This raises the question of why it's worth taking part in competitive programming at all if it encourages bad habits like using stdc++.h and violating other coding standards. One answer is that people do it for the same reason they post programs on PP&CG: some programmers find it enjoyable to use their coding skills in a game-like context.

So the question of whether to use stdc++.h comes down to whether the coding speed benefits in a programming contest outweigh the bad habits that one might develop by using it.

This question asks: "Why should I not #include <bits/stdc++.h>?" I realize that it was asked and answered to make a point, and the accepted answer is intended to be the One True Answer to this question. But the question isn't "Why should I not #include <bits/stdc++.h> in production code?" Therefore, I think it's reasonable to consider other scenarios where the answer may be different.

| improve this answer | |
  • 5
    I've upvoted already, but it might be worth pointing out that "for fun" is a good reason to take part in competitive programming. On the other hand "to impress a potential employers" is not - it will actively harm your case with me. – Martin Bonner supports Monica Apr 29 '19 at 8:32
  • 2
    @MartinBonner I know some hiring managers see competitive programming experience as a red flag. But as long as top software companies use CP-style problems in their interviews and run programming contests to find new recruits, CP will continue to be popular among aspiring developers. – RedGreenCode Apr 29 '19 at 15:46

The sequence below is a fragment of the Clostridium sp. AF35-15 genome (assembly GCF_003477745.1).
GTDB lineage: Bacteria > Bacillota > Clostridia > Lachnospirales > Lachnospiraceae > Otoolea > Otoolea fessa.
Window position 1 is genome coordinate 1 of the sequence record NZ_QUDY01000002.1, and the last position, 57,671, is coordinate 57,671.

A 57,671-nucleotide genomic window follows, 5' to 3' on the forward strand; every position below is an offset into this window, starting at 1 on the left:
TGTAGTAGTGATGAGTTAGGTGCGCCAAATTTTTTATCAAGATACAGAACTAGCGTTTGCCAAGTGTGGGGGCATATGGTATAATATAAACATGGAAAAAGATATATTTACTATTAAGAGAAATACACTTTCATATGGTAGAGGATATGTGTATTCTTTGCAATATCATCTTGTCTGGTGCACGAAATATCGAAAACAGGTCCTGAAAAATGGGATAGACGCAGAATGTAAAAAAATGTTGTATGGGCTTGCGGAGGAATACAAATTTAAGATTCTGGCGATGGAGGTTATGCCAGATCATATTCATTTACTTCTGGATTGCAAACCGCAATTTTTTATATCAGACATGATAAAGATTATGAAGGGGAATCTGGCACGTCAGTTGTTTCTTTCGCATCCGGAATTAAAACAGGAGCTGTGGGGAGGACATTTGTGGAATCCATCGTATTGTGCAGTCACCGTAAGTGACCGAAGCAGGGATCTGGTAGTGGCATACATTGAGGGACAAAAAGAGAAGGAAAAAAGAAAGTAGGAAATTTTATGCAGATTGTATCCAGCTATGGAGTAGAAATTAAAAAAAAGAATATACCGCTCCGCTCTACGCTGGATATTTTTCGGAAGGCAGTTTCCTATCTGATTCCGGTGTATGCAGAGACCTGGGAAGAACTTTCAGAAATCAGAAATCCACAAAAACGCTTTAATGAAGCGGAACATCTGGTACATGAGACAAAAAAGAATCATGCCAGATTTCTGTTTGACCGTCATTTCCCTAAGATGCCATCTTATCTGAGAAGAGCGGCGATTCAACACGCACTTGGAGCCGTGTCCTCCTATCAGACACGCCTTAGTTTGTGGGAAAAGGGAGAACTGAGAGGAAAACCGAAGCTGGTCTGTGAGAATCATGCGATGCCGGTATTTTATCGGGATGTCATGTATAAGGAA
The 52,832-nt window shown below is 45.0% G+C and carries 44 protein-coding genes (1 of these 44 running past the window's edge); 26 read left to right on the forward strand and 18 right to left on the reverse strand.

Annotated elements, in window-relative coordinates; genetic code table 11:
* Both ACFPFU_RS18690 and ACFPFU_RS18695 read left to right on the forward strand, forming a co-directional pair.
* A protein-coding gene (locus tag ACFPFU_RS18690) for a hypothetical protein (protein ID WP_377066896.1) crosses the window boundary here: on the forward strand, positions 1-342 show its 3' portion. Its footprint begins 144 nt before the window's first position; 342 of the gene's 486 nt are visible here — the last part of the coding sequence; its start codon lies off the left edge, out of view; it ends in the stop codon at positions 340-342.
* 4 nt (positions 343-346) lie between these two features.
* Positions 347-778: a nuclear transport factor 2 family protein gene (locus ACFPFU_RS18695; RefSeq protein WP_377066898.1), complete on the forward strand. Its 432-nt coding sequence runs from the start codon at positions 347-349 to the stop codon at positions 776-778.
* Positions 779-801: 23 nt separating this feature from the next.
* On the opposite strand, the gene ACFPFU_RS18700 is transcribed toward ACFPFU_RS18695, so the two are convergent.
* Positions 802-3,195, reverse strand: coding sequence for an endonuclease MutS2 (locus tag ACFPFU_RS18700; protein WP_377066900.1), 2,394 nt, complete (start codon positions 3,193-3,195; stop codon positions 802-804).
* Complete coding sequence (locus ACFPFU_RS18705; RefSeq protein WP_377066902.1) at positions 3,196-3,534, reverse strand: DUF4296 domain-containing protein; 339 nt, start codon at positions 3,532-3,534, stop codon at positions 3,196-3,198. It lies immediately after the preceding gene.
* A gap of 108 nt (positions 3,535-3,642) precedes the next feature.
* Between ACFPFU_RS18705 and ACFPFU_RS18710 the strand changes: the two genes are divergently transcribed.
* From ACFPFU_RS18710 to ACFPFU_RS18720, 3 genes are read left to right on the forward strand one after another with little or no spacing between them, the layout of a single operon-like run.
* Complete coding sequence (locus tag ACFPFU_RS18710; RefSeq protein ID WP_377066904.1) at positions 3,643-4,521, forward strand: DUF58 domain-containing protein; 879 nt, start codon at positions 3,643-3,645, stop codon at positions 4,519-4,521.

• @RedGreenCode I am not a manager (thank $DEITY), but I sometimes have influence on hireing desitions. And I definitely see any reference to "competitive programming" as a huge red flag - not an advantage. – Jesper Juhl Jul 23 '19 at 17:37
  • 3
    @JesperJuhl If technical interviewers at your company use algorithmic puzzles in their interviews (as many do), that gives candidates with competitive programming experience an advantage. Maybe the rational choice for candidates is to participate in CP but avoid mentioning it on their resume/CV. – RedGreenCode Jul 23 '19 at 23:41
  • 2
    While it's true that this header can find use in some competitive programming, it's not quite where it came from. It came from a classroom. And whoever taught in that classroom had enough influence to pollute - via cascade that followed - tens if not hundreds of thousands of students (by educating the teachers and peers who then, unwittingly, had been spreading that disease). And now those students are also writing tutorials in a go-to-place for tutorials. I just want to cry in a corner. Competitive programming sites should just have a regex to reject any nonstandard header. – Reinstate Monica Apr 6 at 3:23
10
0

From N4606, Working Draft, Standard for Programming Language C++ :